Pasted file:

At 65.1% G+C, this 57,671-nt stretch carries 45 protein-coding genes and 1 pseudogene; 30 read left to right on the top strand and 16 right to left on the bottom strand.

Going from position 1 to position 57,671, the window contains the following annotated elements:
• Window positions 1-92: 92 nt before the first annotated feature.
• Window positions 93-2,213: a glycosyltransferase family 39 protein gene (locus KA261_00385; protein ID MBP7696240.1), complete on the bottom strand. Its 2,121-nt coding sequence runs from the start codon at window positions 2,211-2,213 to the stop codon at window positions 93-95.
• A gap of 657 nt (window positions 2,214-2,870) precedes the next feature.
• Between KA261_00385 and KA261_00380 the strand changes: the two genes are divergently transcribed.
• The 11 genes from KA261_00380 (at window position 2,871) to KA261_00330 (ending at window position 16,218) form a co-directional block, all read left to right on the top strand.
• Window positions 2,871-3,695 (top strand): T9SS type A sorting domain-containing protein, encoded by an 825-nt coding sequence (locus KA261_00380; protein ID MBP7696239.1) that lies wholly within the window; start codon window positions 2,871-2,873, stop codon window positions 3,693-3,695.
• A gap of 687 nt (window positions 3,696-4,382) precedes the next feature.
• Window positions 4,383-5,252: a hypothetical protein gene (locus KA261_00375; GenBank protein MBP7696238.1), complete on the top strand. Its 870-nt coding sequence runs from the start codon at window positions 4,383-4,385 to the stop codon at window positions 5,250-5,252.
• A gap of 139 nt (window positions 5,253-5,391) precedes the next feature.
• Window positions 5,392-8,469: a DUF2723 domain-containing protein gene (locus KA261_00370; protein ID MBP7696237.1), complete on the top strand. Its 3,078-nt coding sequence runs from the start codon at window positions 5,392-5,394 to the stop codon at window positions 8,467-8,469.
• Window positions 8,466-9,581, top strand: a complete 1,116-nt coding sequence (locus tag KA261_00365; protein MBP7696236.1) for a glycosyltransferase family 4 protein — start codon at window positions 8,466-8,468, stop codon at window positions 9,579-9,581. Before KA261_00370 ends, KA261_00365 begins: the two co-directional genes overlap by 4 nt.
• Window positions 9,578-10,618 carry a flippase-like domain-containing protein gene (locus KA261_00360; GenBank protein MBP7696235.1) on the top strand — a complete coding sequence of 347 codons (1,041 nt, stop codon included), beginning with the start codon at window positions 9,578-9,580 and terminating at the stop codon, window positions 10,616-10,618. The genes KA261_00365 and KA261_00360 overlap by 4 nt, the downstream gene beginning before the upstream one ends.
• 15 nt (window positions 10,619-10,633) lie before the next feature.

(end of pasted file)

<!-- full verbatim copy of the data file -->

At 65.1% G+C, this 57,671-nt stretch carries 45 protein-coding genes and 1 pseudogene; 30 read left to right on the top strand and 16 right to left on the bottom strand.

Going from position 1 to position 57,671, the window contains the following annotated elements:
• Window positions 1-92: 92 nt before the first annotated feature.
• Window positions 93-2,213: a glycosyltransferase family 39 protein gene (locus KA261_00385; protein ID MBP7696240.1), complete on the bottom strand. Its 2,121-nt coding sequence runs from the start codon at window positions 2,211-2,213 to the stop codon at window positions 93-95.
• A gap of 657 nt (window positions 2,214-2,870) precedes the next feature.
• Between KA261_00385 and KA261_00380 the strand changes: the two genes are divergently transcribed.
• The 11 genes from KA261_00380 (at window position 2,871) to KA261_00330 (ending at window position 16,218) form a co-directional block, all read left to right on the top strand.
• Window positions 2,871-3,695 (top strand): T9SS type A sorting domain-containing protein, encoded by an 825-nt coding sequence (locus KA261_00380; protein ID MBP7696239.1) that lies wholly within the window; start codon window positions 2,871-2,873, stop codon window positions 3,693-3,695.
• A gap of 687 nt (window positions 3,696-4,382) precedes the next feature.
• Window positions 4,383-5,252: a hypothetical protein gene (locus KA261_00375; GenBank protein MBP7696238.1), complete on the top strand. Its 870-nt coding sequence runs from the start codon at window positions 4,383-4,385 to the stop codon at window positions 5,250-5,252.
• A gap of 139 nt (window positions 5,253-5,391) precedes the next feature.
• Window positions 5,392-8,469: a DUF2723 domain-containing protein gene (locus KA261_00370; protein ID MBP7696237.1), complete on the top strand. Its 3,078-nt coding sequence runs from the start codon at window positions 5,392-5,394 to the stop codon at window positions 8,467-8,469.
• Window positions 8,466-9,581, top strand: a complete 1,116-nt coding sequence (locus tag KA261_00365; protein MBP7696236.1) for a glycosyltransferase family 4 protein — start codon at window positions 8,466-8,468, stop codon at window positions 9,579-9,581. Before KA261_00370 ends, KA261_00365 begins: the two co-directional genes overlap by 4 nt.
• Window positions 9,578-10,618 carry a flippase-like domain-containing protein gene (locus KA261_00360; GenBank protein MBP7696235.1) on the top strand — a complete coding sequence of 347 codons (1,041 nt, stop codon included), beginning with the start codon at window positions 9,578-9,580 and terminating at the stop codon, window positions 10,616-10,618. The genes KA261_00365 and KA261_00360 overlap by 4 nt, the downstream gene beginning before the upstream one ends.
• 15 nt (window positions 10,619-10,633) lie before the next feature.